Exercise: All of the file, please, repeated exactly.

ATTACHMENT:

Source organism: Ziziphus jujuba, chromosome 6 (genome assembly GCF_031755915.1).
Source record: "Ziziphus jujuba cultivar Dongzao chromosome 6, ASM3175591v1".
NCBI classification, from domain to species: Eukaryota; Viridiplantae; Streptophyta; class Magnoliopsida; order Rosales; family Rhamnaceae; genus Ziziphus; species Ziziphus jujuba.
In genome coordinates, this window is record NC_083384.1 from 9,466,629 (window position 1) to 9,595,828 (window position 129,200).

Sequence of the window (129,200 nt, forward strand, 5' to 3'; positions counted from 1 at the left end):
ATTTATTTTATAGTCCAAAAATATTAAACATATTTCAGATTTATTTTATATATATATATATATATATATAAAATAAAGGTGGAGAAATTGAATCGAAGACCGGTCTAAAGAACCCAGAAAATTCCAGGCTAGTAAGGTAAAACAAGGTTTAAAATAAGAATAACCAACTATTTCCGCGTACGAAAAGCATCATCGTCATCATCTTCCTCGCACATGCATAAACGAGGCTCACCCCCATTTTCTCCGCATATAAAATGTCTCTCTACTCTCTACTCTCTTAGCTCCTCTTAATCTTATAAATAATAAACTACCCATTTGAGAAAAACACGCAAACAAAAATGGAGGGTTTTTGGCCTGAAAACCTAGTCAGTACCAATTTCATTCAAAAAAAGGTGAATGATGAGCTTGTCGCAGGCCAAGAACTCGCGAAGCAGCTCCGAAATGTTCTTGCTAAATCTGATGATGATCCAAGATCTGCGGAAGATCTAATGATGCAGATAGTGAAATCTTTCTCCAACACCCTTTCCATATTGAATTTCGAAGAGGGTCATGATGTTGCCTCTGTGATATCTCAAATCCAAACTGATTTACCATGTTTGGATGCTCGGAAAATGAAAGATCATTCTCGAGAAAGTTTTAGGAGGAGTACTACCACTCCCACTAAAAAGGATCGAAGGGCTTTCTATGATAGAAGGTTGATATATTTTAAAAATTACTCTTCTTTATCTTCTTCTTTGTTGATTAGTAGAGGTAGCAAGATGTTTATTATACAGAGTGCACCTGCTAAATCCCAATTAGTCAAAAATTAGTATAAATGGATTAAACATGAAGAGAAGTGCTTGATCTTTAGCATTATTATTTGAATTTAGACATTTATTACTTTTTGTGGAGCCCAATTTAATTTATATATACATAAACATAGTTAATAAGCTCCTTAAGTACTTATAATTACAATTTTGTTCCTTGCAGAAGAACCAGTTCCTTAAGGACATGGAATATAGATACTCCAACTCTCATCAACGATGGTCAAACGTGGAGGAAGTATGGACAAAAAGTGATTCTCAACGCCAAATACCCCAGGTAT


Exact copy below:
Source organism: Ziziphus jujuba, chromosome 6 (genome assembly GCF_031755915.1).
Source record: "Ziziphus jujuba cultivar Dongzao chromosome 6, ASM3175591v1".
NCBI classification, from domain to species: Eukaryota; Viridiplantae; Streptophyta; class Magnoliopsida; order Rosales; family Rhamnaceae; genus Ziziphus; species Ziziphus jujuba.
In genome coordinates, this window is record NC_083384.1 from 9,466,629 (window position 1) to 9,595,828 (window position 129,200).

Sequence of the window (129,200 nt, forward strand, 5' to 3'; positions counted from 1 at the left end):
ATTTATTTTATAGTCCAAAAATATTAAACATATTTCAGATTTATTTTATATATATATATATATATATATAAAATAAAGGTGGAGAAATTGAATCGAAGACCGGTCTAAAGAACCCAGAAAATTCCAGGCTAGTAAGGTAAAACAAGGTTTAAAATAAGAATAACCAACTATTTCCGCGTACGAAAAGCATCATCGTCATCATCTTCCTCGCACATGCATAAACGAGGCTCACCCCCATTTTCTCCGCATATAAAATGTCTCTCTACTCTCTACTCTCTTAGCTCCTCTTAATCTTATAAATAATAAACTACCCATTTGAGAAAAACACGCAAACAAAAATGGAGGGTTTTTGGCCTGAAAACCTAGTCAGTACCAATTTCATTCAAAAAAAGGTGAATGATGAGCTTGTCGCAGGCCAAGAACTCGCGAAGCAGCTCCGAAATGTTCTTGCTAAATCTGATGATGATCCAAGATCTGCGGAAGATCTAATGATGCAGATAGTGAAATCTTTCTCCAACACCCTTTCCATATTGAATTTCGAAGAGGGTCATGATGTTGCCTCTGTGATATCTCAAATCCAAACTGATTTACCATGTTTGGATGCTCGGAAAATGAAAGATCATTCTCGAGAAAGTTTTAGGAGGAGTACTACCACTCCCACTAAAAAGGATCGAAGGGCTTTCTATGATAGAAGGTTGATATATTTTAAAAATTACTCTTCTTTATCTTCTTCTTTGTTGATTAGTAGAGGTAGCAAGATGTTTATTATACAGAGTGCACCTGCTAAATCCCAATTAGTCAAAAATTAGTATAAATGGATTAAACATGAAGAGAAGTGCTTGATCTTTAGCATTATTATTTGAATTTAGACATTTATTACTTTTTGTGGAGCCCAATTTAATTTATATATACATAAACATAGTTAATAAGCTCCTTAAGTACTTATAATTACAATTTTGTTCCTTGCAGAAGAACCAGTTCCTTAAGGACATGGAATATAGATACTCCAACTCTCATCAACGATGGTCAAACGTGGAGGAAGTATGGACAAAAAGTGATTCTCAACGCCAAATACCCCAGGTAT